The rest of the story is similar to the one we all know: the girl falls in love with a prince who rescues her from the tower. But in this telling the girl - named Parsley for the plant her mother stole - escapes using three enchanted gallnuts. As Parsley and the Prince are running away, she throws each gallnut in an attempt to distract the ogress and they transform into three animals. Though the ogress outsmarts the first two beasts, the last one, a wolf, swallows her whole. So, by comparison, Mother Gothel had a much more Disney-fied death scene - with no animal violence involved.
The Hunchback of Notre Dame
Disney's version of The Hunchback of Notre Dame isn't exactly known for being one of the studio's lighter films since Quasimodo's mother is murdered by Frollo on the steps of a cathedral and the minister of justice later sings about being damned to hellfire. However, Victor Hugo's original story is notably darker, which shouldn't surprise anyone since he also wrote Les Misérables. In the original novel, Esmeralda is charged with the attempted murder of Captain Phoebus and sentenced to death. Although Quasimodo is able to offer her sanctuary in the cathedral for a time, Frollo eventually hands her over to the authorities.
When Frollo laughs while Esmeralda is hanged, Quasimodo pushes him off of Notre Dame, then finds Esmeralda's body and stays with her until he dies of starvation. Again, this is a Victor Hugo story, so the fact that everyone is dead or miserable by the end shouldn't be too surprising.
Disney's take on the Greek mythological figure of Hercules focuses on the demi-god's transformation from zero to hero (in no time flat). For his love interest, Disney adapted Hercules' first wife Megara into a spunky but conflicted heroine who won't say she's in love. But, by the end of the film, Hercules and Meg ride off into the sunset to live happily ever after.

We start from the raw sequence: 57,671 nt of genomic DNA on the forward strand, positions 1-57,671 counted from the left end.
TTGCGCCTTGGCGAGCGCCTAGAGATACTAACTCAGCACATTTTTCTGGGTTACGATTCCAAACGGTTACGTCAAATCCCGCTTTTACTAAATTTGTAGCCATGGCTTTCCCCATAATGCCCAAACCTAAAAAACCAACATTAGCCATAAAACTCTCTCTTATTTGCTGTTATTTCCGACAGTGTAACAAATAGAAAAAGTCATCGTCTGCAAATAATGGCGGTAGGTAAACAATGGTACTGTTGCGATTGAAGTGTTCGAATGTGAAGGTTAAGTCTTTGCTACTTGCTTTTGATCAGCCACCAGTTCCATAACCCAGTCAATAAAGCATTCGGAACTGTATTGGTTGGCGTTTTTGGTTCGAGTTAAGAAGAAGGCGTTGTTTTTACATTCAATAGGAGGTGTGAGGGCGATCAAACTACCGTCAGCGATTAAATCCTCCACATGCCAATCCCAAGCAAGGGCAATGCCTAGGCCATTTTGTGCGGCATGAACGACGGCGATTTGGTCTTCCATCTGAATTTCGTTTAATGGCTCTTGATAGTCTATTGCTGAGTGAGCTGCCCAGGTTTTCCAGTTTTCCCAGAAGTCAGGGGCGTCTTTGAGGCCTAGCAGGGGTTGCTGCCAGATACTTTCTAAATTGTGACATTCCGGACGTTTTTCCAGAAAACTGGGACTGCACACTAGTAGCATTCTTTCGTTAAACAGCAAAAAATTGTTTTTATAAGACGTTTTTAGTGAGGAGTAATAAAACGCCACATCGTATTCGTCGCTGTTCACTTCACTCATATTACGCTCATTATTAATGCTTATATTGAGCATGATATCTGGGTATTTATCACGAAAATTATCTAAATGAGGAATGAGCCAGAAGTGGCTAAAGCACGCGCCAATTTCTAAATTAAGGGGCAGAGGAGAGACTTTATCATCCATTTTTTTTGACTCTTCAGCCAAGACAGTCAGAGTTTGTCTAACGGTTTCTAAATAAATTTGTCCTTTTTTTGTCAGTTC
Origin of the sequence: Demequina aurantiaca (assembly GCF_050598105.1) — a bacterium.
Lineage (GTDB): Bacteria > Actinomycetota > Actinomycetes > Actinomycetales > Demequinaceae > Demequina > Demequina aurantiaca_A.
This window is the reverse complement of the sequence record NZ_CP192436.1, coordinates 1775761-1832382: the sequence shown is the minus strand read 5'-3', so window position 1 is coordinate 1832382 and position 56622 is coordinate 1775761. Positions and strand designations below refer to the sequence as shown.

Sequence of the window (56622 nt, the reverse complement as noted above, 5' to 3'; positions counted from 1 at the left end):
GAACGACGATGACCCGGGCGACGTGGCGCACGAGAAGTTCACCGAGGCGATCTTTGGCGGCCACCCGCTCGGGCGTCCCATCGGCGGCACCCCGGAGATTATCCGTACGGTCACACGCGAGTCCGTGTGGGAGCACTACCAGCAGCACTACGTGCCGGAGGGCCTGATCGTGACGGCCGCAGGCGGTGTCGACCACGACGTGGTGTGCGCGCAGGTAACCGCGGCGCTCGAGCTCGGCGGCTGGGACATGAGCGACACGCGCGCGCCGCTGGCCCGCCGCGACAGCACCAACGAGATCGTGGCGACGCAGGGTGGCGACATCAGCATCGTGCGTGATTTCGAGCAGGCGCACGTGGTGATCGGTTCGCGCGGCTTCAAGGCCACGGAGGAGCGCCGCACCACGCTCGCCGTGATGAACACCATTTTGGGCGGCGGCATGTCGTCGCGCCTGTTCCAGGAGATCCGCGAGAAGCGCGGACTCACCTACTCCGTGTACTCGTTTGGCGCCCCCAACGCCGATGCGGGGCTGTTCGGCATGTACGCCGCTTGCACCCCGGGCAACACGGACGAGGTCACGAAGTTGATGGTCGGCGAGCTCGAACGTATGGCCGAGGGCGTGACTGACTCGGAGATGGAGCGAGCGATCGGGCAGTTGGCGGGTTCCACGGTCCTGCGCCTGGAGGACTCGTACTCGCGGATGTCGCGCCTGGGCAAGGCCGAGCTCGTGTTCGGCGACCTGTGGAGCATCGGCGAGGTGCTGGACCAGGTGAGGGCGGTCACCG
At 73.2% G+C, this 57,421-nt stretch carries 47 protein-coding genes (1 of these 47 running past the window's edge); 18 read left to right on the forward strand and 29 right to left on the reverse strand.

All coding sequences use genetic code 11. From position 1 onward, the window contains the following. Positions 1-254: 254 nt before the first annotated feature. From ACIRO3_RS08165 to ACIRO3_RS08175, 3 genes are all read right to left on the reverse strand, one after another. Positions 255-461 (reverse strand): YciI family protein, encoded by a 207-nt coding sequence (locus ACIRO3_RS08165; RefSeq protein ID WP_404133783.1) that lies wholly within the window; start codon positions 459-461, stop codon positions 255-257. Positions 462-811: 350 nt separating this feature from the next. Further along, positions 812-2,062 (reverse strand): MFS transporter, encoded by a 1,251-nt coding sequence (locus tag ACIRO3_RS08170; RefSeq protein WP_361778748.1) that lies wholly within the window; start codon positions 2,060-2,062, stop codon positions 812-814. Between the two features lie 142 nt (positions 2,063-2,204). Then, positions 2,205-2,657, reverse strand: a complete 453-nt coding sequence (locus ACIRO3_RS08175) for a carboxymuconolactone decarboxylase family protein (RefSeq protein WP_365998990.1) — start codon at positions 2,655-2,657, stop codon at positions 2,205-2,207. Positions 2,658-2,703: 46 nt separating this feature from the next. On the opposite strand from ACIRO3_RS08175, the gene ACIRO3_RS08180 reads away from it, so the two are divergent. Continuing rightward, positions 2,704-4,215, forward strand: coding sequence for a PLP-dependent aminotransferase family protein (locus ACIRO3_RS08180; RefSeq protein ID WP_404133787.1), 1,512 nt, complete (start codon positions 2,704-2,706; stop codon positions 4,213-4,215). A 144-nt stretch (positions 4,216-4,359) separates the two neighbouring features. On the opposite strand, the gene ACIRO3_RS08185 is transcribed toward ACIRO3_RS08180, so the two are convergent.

But in the original myth Megara's love isn't won over by the hero, she's given to him as a gift for saving Thebes. Plus, in an even darker turn to their story, Hercules kills their children during a temporary god-induced madness, and in some versions kills Megara as well. In general, it's not the kind of material suitable for a Disney movie.
The Princess and the Frog
The Disney version of the classic tale of a princess and a frog is changed significantly from the original to be set in 1920s New Orleans and instead of changing the prince back, a kiss turns Tiana into a frog herself. Though true love's kiss does the trick in the end, the original folktale of The Frog Prince sees a number of other methods used to turn the frog back into a prince.
In the Brothers Grimm version, the princess throws the frog against a wall, while other tales see the princess chopping off the frog's head or burning its skin, all of which trigger the prince's transformation. We don't want to tell the storytellers how to do their job, but a kiss is definitely a much more kid-friendly way to break a spell.
So what do you think of our list? Did we miss any other gruesome stories that inspired your favorite Disney movies? Let us know in our comment section and don't forget to subscribe to our YouTube channel for more videos like this one.